Video games went through a very exciting period in the late 1990s. The introduction of the third dimension, championed by PS1, presented a broad new challenge for designers. How can you comfortably control a character in 3D? It’s widely known that Super Mario 64 succeeded on the first try, but there are other games from that era that deserve some attention. Ape Escape, a 3D puzzle platformer from Sony, is one such game.
This was the first game to require the use of DualShock, a new deluxe controller with two analog sticks. Back when 3D gaming was still a new concept, it took a while before the standard controls we use today were fully adopted, so games like this were still in the works. A big part of Ape Escape’s allure is its new control scheme, which makes the most of both analog sticks in ways you don’t see nowadays.
A bit of context, though. Specter, a monkey associated with the zoo, puts his hands on a special helmet that makes him super smart. He frees his master brethren, gives them helmets as well, and makes their way to the Professor’s lab, where they travel back in time to try to replace humanity as the dominant species. Unintentionally, Spike and his friend Buzz also travel to the past, and it’s up to the former to put an end to the madness by capturing all those pesky monkeys. It’s a funny story, but it allows for various creative levels throughout the adventure.
This basic idea of catching all the monkeys is awesome, and it’s still a very unique idea. First of all, Spike only has club and network access, and these will be your go-to tools for every level. All instruments are controlled with the right stick; You’ll swing a club or net in the direction you’re pushing, for example. At first, it’s hard to get used to, but having more control over where you aim your swings is often helpful. Once you find the monkey, get close enough and drop the net to catch it. Using the club will prevent it from running, giving you a short time to catch it.
Obviously, things are not always so simple. As mentioned, monkeys can detect you and they will monitor you, their helmets telling you what alert state they are in. Fortunately, each level is open to exploration and there is no time limit, so if a monkey escapes, you can find it at your own pace. Holding L3 makes the Spike crawl, making it easier to sneak into your target, although moving the stick while holding it down seems awkward. The process of finding and capturing each monkey is a simple pleasure, and he always feels the satisfaction of a successful rip with them.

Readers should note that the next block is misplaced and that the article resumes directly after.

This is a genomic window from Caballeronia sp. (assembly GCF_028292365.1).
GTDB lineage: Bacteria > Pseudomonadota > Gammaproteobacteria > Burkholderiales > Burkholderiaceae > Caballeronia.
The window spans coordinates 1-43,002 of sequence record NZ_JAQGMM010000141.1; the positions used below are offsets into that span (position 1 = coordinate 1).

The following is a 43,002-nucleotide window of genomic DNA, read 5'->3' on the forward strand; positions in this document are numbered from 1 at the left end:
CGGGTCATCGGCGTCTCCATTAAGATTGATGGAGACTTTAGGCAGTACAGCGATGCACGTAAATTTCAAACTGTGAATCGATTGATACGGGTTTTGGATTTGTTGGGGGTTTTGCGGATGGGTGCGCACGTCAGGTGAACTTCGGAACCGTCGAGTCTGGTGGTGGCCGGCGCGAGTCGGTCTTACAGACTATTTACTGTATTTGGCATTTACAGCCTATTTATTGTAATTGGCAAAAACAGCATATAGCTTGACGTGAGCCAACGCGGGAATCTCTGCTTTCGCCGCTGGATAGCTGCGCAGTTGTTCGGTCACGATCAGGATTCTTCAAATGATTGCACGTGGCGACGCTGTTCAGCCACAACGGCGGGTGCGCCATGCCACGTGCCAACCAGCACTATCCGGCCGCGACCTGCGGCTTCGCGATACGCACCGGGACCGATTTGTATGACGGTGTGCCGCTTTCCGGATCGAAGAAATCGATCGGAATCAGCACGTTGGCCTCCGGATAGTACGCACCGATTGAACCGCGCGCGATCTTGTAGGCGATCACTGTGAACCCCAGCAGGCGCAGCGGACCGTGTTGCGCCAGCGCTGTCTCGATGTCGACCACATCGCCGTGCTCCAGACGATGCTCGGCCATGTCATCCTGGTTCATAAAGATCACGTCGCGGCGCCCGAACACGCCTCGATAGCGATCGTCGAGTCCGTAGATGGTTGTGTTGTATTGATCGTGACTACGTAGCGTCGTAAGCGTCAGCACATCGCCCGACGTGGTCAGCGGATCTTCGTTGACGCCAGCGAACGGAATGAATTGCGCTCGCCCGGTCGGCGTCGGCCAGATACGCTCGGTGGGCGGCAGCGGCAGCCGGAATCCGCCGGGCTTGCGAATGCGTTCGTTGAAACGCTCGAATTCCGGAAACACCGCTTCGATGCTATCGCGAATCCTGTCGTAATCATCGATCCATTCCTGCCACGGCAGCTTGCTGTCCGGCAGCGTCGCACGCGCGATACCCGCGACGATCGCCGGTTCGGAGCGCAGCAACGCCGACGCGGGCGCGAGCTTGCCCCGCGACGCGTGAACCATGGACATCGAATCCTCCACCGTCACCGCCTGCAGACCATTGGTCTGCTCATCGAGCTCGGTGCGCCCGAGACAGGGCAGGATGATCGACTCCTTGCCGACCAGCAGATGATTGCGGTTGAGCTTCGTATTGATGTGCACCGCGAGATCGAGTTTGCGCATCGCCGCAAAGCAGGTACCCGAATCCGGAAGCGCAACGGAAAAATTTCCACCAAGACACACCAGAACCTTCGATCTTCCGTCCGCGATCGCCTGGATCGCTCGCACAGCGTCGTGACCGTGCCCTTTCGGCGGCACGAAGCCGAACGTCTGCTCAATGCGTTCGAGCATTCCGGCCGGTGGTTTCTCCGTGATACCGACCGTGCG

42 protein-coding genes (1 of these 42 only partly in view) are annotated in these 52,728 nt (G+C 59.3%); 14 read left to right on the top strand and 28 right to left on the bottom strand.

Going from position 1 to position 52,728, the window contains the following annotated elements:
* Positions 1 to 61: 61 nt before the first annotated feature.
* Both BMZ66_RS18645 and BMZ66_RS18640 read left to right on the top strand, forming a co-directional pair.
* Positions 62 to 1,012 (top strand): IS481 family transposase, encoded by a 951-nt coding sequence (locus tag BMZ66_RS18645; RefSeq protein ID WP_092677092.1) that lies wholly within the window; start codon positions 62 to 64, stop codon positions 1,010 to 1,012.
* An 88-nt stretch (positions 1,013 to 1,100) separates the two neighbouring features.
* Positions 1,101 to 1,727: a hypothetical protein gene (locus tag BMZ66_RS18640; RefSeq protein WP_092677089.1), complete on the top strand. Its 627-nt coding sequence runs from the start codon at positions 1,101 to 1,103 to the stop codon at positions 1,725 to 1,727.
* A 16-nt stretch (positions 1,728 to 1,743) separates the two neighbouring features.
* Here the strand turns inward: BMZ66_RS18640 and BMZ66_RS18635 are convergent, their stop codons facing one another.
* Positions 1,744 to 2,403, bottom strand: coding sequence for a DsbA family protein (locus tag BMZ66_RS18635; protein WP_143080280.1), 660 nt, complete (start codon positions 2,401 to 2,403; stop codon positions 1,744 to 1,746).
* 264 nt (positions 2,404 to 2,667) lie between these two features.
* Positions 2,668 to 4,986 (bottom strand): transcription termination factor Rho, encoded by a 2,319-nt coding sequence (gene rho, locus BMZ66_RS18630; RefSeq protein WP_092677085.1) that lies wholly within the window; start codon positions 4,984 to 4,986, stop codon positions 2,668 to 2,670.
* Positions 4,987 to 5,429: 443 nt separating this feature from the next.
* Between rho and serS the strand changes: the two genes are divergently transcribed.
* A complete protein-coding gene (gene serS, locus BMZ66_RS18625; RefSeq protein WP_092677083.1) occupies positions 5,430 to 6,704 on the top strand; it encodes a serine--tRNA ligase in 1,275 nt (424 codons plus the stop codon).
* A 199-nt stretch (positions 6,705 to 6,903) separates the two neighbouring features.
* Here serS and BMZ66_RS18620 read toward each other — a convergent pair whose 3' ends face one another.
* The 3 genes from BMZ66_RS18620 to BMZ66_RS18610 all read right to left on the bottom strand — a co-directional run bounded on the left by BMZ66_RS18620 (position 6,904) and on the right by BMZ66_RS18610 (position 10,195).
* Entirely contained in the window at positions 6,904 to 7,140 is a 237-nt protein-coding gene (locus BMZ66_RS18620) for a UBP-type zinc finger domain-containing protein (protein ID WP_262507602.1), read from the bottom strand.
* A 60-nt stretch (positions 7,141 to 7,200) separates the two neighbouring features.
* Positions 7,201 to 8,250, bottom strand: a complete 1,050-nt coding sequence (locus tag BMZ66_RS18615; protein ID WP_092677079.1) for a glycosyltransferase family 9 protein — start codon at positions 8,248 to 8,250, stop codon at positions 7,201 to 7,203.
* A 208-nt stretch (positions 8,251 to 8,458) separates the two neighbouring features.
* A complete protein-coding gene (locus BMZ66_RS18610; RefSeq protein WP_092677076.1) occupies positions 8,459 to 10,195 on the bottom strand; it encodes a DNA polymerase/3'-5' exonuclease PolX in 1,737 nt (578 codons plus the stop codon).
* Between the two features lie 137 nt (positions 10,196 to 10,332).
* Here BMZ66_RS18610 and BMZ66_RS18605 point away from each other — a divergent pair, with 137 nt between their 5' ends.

You can switch between instruments using the face buttons, and the camera controls are placed on the D-pad. Some of these control decisions are outdated and feel awkward by today’s standards, but they work well enough. L1 puts the camera back behind Spike, so you can use it when things inevitably end in a weird sight.
Other gadgets include a radar to locate the monkeys, a slingshot to hit targets at range, a collar that acts as a shield and speeds up. We appreciate that each tool has its uses, maybe not at every stage but you have plenty of reasons to use them all throughout the game. You can only outfit four at a time — again, dedicated to the face buttons — but pressing select gives you quick access to your entire collection. It’s another aspect that really shows the age of the title, but again, you’re not going to be in a situation where you need all the tools at once, so it works just fine.
Tool drip feedings across the campaign mean that you can’t always catch every monkey in a level on your first visit. In fact, you will automatically finish a stage when you reach your quota, and there are often a few you haven’t found yet. Returning to previous sections with new equipment allows you to access new areas and capture all those monkeys, which is what you have to do if you want the real ending.
Visually, the game is PS1 at its core with sharp edges, a wobbly texture, and heavy use of space fog. He’s definitely very blunt, but nevertheless, there are plenty of traits that shine through. The colors really stand out, the characters are nicely stylized, and the monkeys have an iconic look that would be lost if they had more polygons.
The main game is pleasantly simple, super easy, and not particularly long, so it’s a great color palette cleaner. Collecting Specter Coins in each stage rewards you with mini games of varying quality, the idea being that they also make extensive use of analog sticks. In Ski Kidz Racing, you can control the skis under each foot of your character, which is hard to get used to. You can control your character’s fist independently in Specter Boxing, with similarly impractical results. Finally, Galaxy Monkey is a two-stick game, probably the best of the three. They’re neat additions, but you probably won’t spend much time with them.
Ape Escape may show its age in some aspects – the controls are a big part of its time, the mini-games are hit and miss – but it remains a fun and easy adventure. Tracking all the monkeys and figuring out how to catch them is still fun, and all Spike’s tools are useful through the colorful and varied stages. Full of charm and still unique to this day, it’s just old fashioned but good.
#Review #Ape #Escape #PS1 #Monkeying #Platforming #Pioneer #blast